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Neuroscience

Neuroscience is a field of study which deals with the structure, function, development, chemistry, pharmacology and pathology of the central or peripheral nervous system.

The biological study of the brain is an interdisciplinary field which involves many levels of study, from the molecular level through the cellular level (individual neurons), the level of relatively small assemblies of neurons like cortical columns, that of larger subsystems like that which subserves visual perception, up to large systems like the cerebral cortex or the cerebellum, and at the highest level the nervous system as a whole.

At this highest level, neuroscientific approaches combine with cognitive science to create cognitive neuroscience, a discipline first populated mostly by cognitive psychologists, currently becoming a dynamic specialty of its own. Some researchers believe that cognitive neuroscience provides a bottom-up approach to understanding the mind and consciousness that is complementary to, or may replace, the top-down approach of psychology.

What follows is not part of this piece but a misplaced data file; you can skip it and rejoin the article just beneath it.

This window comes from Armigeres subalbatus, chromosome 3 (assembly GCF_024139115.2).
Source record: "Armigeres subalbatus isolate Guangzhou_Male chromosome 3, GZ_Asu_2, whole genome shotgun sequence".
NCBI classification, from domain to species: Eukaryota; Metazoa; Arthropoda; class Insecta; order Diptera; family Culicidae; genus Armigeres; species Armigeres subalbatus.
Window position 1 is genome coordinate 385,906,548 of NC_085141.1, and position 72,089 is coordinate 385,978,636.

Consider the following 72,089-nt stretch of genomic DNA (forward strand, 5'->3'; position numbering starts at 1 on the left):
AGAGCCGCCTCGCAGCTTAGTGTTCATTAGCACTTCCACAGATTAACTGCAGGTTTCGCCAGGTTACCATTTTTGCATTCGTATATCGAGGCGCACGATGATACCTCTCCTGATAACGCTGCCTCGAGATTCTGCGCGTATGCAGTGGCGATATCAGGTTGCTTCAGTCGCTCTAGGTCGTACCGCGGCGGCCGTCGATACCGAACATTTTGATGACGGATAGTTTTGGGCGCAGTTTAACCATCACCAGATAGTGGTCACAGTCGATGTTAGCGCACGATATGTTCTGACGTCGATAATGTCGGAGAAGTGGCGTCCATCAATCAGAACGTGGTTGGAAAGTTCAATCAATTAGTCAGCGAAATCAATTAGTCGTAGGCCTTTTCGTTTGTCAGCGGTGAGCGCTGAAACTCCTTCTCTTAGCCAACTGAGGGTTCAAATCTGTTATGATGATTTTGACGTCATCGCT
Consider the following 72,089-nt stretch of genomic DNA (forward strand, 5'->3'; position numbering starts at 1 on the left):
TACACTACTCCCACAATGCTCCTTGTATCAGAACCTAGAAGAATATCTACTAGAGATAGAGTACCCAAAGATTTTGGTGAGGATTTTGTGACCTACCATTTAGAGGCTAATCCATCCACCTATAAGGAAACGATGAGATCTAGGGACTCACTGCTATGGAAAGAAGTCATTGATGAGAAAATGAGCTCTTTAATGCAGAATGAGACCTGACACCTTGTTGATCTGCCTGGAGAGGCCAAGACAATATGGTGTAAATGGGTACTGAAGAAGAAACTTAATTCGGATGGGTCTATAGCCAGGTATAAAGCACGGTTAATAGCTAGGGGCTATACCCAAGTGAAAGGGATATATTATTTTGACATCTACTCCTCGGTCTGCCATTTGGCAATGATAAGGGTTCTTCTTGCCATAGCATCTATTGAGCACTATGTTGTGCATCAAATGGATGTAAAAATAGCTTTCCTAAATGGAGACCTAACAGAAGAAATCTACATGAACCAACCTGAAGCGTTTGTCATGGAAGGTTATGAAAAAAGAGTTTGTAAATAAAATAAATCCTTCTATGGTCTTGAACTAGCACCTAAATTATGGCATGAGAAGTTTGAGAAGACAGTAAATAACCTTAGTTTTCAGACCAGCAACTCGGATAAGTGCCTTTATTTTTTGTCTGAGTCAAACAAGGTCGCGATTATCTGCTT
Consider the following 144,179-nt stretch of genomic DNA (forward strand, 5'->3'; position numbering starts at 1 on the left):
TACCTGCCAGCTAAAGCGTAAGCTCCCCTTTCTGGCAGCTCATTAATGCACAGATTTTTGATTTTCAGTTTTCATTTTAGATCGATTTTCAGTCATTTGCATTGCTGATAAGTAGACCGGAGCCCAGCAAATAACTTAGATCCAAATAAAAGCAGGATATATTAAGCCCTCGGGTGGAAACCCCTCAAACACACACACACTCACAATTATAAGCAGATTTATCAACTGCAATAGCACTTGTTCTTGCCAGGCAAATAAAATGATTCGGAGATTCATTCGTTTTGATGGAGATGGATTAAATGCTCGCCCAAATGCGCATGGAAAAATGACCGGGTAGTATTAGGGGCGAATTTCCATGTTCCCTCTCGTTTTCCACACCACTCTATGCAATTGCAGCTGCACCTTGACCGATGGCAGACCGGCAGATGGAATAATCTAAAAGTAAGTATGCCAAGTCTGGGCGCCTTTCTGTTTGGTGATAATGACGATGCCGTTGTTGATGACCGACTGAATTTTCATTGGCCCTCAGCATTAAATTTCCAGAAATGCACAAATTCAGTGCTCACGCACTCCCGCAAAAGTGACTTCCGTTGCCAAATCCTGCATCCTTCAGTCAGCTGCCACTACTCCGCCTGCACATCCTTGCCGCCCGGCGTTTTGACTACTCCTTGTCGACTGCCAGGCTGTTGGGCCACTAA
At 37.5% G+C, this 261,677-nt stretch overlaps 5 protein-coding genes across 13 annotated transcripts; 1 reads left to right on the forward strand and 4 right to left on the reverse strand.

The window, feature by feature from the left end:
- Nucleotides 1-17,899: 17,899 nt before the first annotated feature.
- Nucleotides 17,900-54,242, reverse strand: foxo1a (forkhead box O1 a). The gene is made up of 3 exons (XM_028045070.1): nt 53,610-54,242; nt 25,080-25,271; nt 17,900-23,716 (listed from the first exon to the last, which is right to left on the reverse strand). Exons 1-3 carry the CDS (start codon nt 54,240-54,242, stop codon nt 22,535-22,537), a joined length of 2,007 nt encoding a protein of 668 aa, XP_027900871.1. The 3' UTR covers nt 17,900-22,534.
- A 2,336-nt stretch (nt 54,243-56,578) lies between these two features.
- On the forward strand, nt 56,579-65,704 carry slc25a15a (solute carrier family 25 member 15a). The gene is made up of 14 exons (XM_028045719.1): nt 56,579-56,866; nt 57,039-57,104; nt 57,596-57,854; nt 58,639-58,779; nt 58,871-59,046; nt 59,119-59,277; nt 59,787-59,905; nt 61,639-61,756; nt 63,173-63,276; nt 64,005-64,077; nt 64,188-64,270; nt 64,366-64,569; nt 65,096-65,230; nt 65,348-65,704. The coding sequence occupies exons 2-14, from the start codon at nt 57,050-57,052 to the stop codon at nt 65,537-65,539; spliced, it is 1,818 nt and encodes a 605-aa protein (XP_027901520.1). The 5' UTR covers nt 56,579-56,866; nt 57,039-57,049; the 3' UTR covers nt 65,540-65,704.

The concern of neuroscience includes such diverse topics as

  • the operation of neurotransmitters at the synapse;
  • the biological mechanisms that underlie learning;
  • how genes contribute to neural development in the embryo and throughout life
  • the operation of relatively simpler neural structures of other organisms like marine snails;
  • and the structure and functioning of complex neural circuits in perceiving, remembering, and speaking.

Other related and overlapping fields include:

External links

  • NeuroWiki (http://purl.net/net/neurowiki), a wiki website for Neuroscience related topics. All content (unless explicitly proclaimed otherwise) is published to the public domain thus can be relocated to the Wikipedia.



All Wikipedia text is available under the terms of the GNU Free Documentation License

 
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